If you’ve ever wondered what it’s like to love someone battling addiction, pick up this scorching memoir. “The disease he has is addiction,” Nina Renata Aron writes of her boyfriend, K. “The disease I have is loving him.” Their love affair is passionate, but soon after they get together, K relapses. Even as his addiction deepens, Nina stays, convinced she can get him sober. This memoir weaves together personal reckoning with psychology and history to understand the nature of addiction, codependency, and our appetite for obsessive love.
Sometimes when it feels like your alcohol- or drug use is spinning out of control, there become people you feel like you can drink and use in front of and other people from who you hide everything. This was Tiffany Jenkins’ story. She details her double life in her memoir, High Achiever, and reveals how most of the people in her life knew her as the successful, outgoing cheerleading captain — people who were shocked to find out when she was incarcerated that she was an opioid addict who had committed over 20 felonies. The best part of this memoir is Tiffany’s recovery journey. She is funny and honest about her time in prison and the way she turned her life around to becoming a hugely successful blogger and helping other people find their own way to recovery.
There’s no question that trauma begets trauma. Oftentimes, when people grow up in traumatic situations — like alcoholic or abusive homes — the trauma literally reshapes both body and brain, compromising sufferers’ capacities for pleasure, engagement, self-control, and trust. This is Dr. Bessel van der Kolk’s hypothesis in his 2014 book, The Body Keeps the Score. After working with trauma survivors for over 30 years, Dr. van der Kolk posits that alcohol abuse is more prevalent in trauma survivors but through activating the brain’s natural neuroplasticity, trauma sufferers can find new paths to recovery.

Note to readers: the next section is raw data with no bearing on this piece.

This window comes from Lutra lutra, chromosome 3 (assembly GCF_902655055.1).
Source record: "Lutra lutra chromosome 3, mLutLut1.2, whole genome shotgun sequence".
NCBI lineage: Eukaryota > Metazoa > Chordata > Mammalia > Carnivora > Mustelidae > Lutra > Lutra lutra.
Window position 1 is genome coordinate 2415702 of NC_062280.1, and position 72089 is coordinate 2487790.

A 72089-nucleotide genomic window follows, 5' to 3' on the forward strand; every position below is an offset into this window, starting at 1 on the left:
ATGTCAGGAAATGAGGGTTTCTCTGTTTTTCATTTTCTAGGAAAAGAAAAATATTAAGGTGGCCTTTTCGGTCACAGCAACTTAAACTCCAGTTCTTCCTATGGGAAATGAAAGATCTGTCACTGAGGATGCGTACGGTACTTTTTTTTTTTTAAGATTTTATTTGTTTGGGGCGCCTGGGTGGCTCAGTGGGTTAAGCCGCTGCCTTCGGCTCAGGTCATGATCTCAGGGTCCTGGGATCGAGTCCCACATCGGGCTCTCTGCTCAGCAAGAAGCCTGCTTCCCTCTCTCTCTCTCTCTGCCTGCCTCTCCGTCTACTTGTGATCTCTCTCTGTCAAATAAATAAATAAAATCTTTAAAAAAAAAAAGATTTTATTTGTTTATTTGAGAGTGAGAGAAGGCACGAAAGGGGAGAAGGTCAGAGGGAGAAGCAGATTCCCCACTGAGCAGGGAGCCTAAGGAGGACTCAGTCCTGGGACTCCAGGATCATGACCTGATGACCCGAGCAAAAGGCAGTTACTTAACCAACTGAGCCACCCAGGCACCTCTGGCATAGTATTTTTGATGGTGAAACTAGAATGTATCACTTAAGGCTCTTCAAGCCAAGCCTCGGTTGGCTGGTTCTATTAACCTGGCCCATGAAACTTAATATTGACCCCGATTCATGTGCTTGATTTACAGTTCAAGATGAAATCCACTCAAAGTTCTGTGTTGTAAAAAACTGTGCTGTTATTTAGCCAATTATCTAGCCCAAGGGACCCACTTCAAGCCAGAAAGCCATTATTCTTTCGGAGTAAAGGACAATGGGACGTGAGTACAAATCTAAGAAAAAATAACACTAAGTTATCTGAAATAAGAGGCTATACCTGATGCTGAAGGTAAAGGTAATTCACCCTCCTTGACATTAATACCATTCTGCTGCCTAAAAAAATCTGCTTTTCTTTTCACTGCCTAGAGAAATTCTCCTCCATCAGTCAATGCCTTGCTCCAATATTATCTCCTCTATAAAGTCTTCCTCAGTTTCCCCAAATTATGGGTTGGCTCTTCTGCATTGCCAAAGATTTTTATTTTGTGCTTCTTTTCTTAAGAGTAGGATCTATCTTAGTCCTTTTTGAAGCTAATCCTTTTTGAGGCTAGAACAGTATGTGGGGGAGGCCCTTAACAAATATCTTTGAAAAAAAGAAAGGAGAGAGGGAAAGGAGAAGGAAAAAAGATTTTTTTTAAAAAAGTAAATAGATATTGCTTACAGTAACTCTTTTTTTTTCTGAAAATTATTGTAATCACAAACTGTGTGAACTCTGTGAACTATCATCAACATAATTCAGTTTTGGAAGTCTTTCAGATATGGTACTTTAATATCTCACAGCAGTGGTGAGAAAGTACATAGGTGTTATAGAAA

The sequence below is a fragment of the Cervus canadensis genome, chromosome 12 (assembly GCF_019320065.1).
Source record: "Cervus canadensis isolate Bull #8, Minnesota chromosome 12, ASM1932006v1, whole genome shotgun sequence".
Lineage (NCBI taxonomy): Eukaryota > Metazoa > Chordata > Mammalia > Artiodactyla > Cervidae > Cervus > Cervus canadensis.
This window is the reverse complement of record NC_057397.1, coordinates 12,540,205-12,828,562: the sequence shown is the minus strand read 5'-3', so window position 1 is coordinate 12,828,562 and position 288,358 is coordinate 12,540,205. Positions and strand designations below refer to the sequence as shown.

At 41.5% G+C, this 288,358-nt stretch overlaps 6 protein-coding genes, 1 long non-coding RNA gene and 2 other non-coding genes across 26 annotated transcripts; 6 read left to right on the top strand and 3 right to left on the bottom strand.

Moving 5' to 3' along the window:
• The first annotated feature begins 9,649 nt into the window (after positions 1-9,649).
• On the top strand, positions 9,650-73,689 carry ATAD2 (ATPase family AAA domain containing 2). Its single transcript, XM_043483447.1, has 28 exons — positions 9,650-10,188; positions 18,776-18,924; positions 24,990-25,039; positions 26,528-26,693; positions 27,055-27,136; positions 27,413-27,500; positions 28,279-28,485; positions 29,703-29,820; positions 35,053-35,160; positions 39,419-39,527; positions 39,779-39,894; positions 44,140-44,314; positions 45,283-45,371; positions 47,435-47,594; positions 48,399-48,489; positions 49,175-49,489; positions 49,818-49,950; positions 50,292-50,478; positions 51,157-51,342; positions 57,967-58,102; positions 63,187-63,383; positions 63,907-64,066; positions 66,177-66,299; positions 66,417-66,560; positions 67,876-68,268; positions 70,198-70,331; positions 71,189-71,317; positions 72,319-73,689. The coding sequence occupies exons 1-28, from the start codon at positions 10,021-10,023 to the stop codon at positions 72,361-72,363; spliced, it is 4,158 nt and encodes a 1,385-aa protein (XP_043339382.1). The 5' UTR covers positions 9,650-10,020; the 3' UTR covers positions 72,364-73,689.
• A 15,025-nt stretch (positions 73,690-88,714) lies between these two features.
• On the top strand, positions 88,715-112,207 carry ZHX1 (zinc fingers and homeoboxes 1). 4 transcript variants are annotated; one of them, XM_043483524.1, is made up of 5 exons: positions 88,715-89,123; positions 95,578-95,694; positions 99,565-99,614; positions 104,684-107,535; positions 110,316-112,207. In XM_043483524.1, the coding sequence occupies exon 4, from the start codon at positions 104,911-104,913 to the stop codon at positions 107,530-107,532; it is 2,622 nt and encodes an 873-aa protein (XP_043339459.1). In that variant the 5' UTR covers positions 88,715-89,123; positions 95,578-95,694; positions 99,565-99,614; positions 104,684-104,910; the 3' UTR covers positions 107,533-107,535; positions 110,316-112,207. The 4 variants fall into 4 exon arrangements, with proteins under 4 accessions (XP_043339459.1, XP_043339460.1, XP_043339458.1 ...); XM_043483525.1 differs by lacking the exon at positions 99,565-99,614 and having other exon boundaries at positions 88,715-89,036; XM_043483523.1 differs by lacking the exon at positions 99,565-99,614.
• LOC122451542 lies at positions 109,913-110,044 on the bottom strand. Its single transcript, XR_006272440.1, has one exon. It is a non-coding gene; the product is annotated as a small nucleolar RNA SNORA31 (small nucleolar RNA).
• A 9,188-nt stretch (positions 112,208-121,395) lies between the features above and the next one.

If you’re looking for more memoirs to get some perspective on your own life, look no further. Cupcake Brown was born in the heart of the San Diego ghetto. Orphaned by the death of her mother and left in the hands of a sadistic foster parent, young Cupcake learned to survive by turning tricks, downing hard liquor, and ingesting every drug she could find while hitchhiking up and down the California coast. She stumbled into drug dealing, hustling, prostitution, theft, and, eventually, the best scam of all: a series of 9-to-5 jobs. She went on to graduate from law school in 2001, practice at one of the nation’s largest law firms, and became a motivational speaker. This memoir will shake you to your core and remind you just how much amazing change one lifetime can hold.
When I was contemplating taking a break from alcohol, my biggest stumbling block was ignoring my brain when it was telling me to pick up something it wanted—no, desperately needed! Retraining my brain felt impossible, like restarting my own motherboard without a user’s manual, but neuropsychiatrist Dr. Daniel Amen’s book offers effective “brain prescriptions” that can help heal your brain and change your life. From quelling anxiety, depression, and angry outbursts, to focusing better, remembering more, and yes, talking yourself out of that glass of sauvignon blanc, Dr. Amen’s advice proves that you’re not stuck with the brain you’re born with.